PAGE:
water-fight copyIt recreates a sense of youthfulness:  George Bernard Shaw said, “We don’t stop playing because we grow older; we age because we stop playing.” Play creates energy and increases a sense of vitality. It improves creativity. Play makes us laugh, and laughter really is the best medicine.

So just for today….find a kid or a grandchild and play a game.  Or be a BIG kid…splash in the rain, chase your dog around the yard, play a game of hopscotch, dig in the back of your closet and find that Uno game or…Farkle, or Dominoes, or Monopoly.

Play your way to happiness as if your life depends upon it…just like Jane did.

The Merry May may be coming your way….At least, I hope so!

 

 

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About joanneeddy

Writer living in North Carolina. Originally from upstate New York. I love my family, my community, and my friends, and embrace 'living deliberately' in the world, trying to make a difference. I have written an as yet unpublished book, The Call, an epic fantasy with historical fiction and folklore elements. My blog is for other writers, for those who love a good read, and for all who, like me, are looking to find and live their call.
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7 Responses to To Play in May – On Health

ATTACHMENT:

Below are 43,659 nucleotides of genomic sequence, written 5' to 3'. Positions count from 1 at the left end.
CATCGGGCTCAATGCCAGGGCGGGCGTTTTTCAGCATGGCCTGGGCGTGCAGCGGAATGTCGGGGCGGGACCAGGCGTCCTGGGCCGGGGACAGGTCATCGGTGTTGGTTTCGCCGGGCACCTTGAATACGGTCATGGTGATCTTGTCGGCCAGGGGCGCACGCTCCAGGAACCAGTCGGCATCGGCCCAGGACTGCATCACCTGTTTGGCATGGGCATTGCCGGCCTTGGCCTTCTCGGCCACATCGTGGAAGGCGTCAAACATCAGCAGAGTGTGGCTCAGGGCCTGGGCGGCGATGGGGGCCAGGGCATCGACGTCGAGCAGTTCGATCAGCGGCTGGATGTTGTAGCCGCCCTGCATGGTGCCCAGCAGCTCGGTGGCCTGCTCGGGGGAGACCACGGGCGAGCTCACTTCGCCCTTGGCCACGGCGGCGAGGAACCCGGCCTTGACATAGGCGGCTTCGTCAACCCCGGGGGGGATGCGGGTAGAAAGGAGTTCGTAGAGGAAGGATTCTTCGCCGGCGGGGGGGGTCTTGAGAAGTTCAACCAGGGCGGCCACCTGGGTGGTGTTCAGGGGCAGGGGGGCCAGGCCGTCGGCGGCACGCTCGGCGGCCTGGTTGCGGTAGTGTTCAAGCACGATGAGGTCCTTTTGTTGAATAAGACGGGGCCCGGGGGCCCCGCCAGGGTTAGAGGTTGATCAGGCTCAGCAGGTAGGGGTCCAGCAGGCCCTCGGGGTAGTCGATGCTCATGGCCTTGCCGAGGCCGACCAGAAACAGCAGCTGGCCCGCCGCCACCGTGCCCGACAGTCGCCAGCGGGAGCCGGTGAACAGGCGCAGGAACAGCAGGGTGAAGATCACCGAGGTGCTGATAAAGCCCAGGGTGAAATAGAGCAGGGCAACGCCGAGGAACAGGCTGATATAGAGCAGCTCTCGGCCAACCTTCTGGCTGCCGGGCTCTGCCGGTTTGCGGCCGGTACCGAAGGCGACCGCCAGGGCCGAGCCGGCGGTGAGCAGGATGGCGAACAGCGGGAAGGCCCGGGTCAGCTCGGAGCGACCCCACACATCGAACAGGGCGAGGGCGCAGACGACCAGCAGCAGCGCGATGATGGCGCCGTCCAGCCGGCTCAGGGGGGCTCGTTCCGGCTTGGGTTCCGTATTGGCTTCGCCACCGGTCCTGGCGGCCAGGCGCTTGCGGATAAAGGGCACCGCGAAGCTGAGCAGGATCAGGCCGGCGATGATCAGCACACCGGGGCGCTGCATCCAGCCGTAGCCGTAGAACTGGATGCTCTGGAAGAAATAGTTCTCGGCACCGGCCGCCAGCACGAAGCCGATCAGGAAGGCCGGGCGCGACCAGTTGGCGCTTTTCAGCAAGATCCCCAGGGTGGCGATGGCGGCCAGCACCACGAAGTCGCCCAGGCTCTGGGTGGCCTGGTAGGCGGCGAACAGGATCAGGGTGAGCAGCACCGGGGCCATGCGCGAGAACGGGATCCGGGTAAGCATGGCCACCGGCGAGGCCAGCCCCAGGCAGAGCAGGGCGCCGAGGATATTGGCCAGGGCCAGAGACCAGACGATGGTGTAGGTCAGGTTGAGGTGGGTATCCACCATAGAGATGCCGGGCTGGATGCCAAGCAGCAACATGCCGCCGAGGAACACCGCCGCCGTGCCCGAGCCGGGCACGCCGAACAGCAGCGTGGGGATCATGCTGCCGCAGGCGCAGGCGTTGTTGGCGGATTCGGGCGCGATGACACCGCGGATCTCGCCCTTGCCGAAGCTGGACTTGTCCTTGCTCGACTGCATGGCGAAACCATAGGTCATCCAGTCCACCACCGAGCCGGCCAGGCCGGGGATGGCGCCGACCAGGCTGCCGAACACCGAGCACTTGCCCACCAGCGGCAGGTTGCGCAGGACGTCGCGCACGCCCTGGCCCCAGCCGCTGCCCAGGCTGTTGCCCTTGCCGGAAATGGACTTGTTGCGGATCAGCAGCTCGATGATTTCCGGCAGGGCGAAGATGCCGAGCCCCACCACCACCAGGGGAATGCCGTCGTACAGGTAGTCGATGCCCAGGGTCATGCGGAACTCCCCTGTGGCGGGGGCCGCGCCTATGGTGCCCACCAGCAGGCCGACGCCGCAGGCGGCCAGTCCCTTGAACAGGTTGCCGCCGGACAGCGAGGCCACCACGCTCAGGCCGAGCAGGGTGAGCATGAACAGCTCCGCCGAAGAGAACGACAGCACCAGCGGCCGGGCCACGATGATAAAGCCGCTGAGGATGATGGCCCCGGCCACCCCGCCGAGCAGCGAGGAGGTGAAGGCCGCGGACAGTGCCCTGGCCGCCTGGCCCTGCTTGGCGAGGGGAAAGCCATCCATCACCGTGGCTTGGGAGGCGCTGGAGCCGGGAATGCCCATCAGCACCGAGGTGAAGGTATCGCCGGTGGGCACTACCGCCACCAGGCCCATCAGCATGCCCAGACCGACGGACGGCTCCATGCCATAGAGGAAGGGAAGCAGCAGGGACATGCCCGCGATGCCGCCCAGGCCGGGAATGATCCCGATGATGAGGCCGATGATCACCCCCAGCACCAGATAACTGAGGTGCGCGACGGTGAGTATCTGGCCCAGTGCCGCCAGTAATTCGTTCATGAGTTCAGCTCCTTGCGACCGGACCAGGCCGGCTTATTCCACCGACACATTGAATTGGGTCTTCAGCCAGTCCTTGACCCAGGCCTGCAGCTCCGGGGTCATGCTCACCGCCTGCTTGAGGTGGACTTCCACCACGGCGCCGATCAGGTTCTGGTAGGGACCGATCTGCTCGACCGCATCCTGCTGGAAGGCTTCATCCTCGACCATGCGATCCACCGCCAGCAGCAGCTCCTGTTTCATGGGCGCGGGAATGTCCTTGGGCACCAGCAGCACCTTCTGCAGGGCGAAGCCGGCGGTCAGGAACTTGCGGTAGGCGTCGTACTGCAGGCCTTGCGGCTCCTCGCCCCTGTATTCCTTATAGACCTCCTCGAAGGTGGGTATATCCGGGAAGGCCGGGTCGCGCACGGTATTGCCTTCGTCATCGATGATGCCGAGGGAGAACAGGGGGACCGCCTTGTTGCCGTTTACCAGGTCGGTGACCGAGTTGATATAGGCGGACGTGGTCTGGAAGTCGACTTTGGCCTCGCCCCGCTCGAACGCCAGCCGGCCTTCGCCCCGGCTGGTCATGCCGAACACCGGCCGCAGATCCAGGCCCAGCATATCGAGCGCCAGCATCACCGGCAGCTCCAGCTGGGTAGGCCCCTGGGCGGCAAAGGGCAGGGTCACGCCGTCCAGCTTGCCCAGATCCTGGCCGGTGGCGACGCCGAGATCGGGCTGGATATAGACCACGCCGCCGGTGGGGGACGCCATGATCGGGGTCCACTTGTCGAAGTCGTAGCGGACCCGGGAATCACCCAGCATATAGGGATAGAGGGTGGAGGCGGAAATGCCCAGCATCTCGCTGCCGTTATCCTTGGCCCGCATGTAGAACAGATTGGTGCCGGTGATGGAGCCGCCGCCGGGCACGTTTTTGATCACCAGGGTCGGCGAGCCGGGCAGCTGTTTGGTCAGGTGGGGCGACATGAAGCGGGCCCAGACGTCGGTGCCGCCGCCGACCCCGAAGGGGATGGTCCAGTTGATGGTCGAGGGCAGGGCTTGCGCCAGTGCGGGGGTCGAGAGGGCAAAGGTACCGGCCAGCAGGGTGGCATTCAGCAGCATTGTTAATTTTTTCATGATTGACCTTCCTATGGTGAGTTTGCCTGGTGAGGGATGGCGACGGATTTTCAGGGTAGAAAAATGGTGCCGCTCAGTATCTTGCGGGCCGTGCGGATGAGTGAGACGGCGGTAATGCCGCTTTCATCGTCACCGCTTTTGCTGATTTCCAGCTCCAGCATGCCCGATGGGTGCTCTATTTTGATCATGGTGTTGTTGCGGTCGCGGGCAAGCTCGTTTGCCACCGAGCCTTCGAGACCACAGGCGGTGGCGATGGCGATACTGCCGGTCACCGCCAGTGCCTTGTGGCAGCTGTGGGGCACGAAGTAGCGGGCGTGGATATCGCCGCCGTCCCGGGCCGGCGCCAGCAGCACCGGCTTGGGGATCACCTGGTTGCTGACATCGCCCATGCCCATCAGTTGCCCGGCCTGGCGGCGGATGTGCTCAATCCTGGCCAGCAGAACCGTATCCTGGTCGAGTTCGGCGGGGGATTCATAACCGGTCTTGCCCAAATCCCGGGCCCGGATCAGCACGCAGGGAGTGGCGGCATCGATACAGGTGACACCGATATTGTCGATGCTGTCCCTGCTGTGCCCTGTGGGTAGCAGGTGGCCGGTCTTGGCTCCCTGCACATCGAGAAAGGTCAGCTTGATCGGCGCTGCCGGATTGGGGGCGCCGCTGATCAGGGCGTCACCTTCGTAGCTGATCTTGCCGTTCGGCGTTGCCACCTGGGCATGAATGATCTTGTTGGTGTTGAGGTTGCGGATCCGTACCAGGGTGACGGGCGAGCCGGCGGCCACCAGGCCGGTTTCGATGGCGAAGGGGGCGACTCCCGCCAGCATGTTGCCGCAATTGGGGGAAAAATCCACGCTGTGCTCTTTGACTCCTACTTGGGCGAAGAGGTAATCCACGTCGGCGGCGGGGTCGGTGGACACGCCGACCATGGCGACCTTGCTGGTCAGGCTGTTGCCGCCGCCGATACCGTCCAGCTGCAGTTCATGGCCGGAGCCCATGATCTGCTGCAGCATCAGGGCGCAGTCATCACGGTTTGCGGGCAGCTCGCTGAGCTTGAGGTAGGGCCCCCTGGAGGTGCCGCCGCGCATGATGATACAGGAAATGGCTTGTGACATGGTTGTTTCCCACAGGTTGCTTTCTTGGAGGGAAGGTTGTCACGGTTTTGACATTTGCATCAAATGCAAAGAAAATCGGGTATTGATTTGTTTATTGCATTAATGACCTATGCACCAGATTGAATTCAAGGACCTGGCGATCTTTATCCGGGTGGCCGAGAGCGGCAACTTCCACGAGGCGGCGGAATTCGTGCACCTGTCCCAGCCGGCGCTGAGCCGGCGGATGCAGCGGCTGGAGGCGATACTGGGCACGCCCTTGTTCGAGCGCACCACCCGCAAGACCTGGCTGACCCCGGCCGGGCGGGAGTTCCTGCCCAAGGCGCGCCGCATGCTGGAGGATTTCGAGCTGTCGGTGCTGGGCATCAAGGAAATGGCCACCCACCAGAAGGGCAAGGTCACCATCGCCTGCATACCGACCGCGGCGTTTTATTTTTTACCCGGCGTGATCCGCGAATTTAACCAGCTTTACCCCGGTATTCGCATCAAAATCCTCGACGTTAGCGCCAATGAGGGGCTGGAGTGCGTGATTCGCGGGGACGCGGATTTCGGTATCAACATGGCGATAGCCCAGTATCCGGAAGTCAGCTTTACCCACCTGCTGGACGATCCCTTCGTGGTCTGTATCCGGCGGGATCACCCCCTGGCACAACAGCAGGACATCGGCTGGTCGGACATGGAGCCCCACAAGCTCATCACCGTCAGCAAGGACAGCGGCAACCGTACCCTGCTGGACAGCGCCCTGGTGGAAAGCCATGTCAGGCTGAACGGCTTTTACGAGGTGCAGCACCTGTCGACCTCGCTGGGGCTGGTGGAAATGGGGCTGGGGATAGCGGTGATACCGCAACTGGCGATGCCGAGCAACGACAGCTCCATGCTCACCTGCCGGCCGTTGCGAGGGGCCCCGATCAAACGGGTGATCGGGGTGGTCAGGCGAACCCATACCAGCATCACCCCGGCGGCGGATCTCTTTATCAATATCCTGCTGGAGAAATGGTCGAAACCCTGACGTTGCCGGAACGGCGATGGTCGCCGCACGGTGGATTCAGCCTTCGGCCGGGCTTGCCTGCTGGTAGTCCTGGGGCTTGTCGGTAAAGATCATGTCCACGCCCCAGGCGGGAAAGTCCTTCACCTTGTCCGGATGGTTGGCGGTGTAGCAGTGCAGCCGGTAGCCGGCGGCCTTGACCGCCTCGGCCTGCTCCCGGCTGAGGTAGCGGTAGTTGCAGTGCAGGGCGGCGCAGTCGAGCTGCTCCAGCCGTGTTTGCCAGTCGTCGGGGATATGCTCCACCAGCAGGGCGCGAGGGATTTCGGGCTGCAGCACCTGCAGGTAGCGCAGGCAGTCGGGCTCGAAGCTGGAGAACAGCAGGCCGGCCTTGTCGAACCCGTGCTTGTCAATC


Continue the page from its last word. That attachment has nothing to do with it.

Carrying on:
1. What a frightening experience, Joanne, and delightful way to combat the injury and heal. Play is amazing and we don’t do enough of it as we get older. Having a grandchild has upped my playtime a hundred fold (although I need a nap when we’re done). 🙂

    Liked by 1 person

  2. Bernadette says:

    Playing adds balance to my life. Lucky for me I have grandchildren so I can go to it with enthusiasm. But playing like meditation calms the mind and allows creativity to bubble up to consciousness.

    Like

  3. Glad your injury healed. I love adult colouring books!

    Liked by 1 person

  4. robjodiefilogomo says:

    Glad you are feeling better—you are incredibly right that playtime can be so important. Even as children…it can be a learning tool—a fun one at that!! And really it’s no different for us adults!
    jodie
    http://www.jtouchofstyle.com

    Liked by 1 person

  5. mariaholm says:

    what an encouraging post not to forget to play joyfully

    Liked by 1 person

  6. Jo, I just came inside from playing hide and seek. (Tag is really not my forte.) I’m going to check out that TED Talk, now. Happy May to you, too. Oh, did you know that May 4 is a Holiday, too? Trekkies call it “May the Fourth Be With You.” (I did not make this up.)

    Liked by 1 person

  7. Clive says:

    Being a man, I’ve never grown up anyway. I really don’t get the colouring thing though. My playing is mostly Xbox and the like. But that can be useful too: there’s a new game being promoted by the Alzheimer’s Society here in the UK, it collects data as you play which helps their research. At last, I have an excuse!

    Liked by 1 person